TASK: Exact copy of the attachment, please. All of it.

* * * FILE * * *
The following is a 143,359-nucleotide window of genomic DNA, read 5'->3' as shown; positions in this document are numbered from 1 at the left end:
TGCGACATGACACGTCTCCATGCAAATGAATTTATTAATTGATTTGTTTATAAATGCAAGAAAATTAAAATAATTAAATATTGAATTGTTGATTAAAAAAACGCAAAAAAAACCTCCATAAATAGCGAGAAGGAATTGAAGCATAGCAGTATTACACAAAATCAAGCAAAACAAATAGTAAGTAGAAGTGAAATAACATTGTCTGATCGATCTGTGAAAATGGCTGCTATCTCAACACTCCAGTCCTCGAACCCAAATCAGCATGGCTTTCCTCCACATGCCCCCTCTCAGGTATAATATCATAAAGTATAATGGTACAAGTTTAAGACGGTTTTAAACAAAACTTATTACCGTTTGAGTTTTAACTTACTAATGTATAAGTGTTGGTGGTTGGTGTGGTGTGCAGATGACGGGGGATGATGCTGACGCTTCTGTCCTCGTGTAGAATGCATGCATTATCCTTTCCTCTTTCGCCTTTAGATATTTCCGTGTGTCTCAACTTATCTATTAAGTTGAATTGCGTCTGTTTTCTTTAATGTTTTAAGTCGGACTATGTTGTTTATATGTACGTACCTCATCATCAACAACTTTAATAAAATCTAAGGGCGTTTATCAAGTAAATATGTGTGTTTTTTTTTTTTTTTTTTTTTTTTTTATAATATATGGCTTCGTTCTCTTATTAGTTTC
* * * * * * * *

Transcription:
The following is a 143,359-nucleotide window of genomic DNA, read 5'->3' as shown; positions in this document are numbered from 1 at the left end:
TGCGACATGACACGTCTCCATGCAAATGAATTTATTAATTGATTTGTTTATAAATGCAAGAAAATTAAAATAATTAAATATTGAATTGTTGATTAAAAAAACGCAAAAAAAACCTCCATAAATAGCGAGAAGGAATTGAAGCATAGCAGTATTACACAAAATCAAGCAAAACAAATAGTAAGTAGAAGTGAAATAACATTGTCTGATCGATCTGTGAAAATGGCTGCTATCTCAACACTCCAGTCCTCGAACCCAAATCAGCATGGCTTTCCTCCACATGCCCCCTCTCAGGTATAATATCATAAAGTATAATGGTACAAGTTTAAGACGGTTTTAAACAAAACTTATTACCGTTTGAGTTTTAACTTACTAATGTATAAGTGTTGGTGGTTGGTGTGGTGTGCAGATGACGGGGGATGATGCTGACGCTTCTGTCCTCGTGTAGAATGCATGCATTATCCTTTCCTCTTTCGCCTTTAGATATTTCCGTGTGTCTCAACTTATCTATTAAGTTGAATTGCGTCTGTTTTCTTTAATGTTTTAAGTCGGACTATGTTGTTTATATGTACGTACCTCATCATCAACAACTTTAATAAAATCTAAGGGCGTTTATCAAGTAAATATGTGTGTTTTTTTTTTTTTTTTTTTTTTTTTTATAATATATGGCTTCGTTCTCTTATTAGTTTC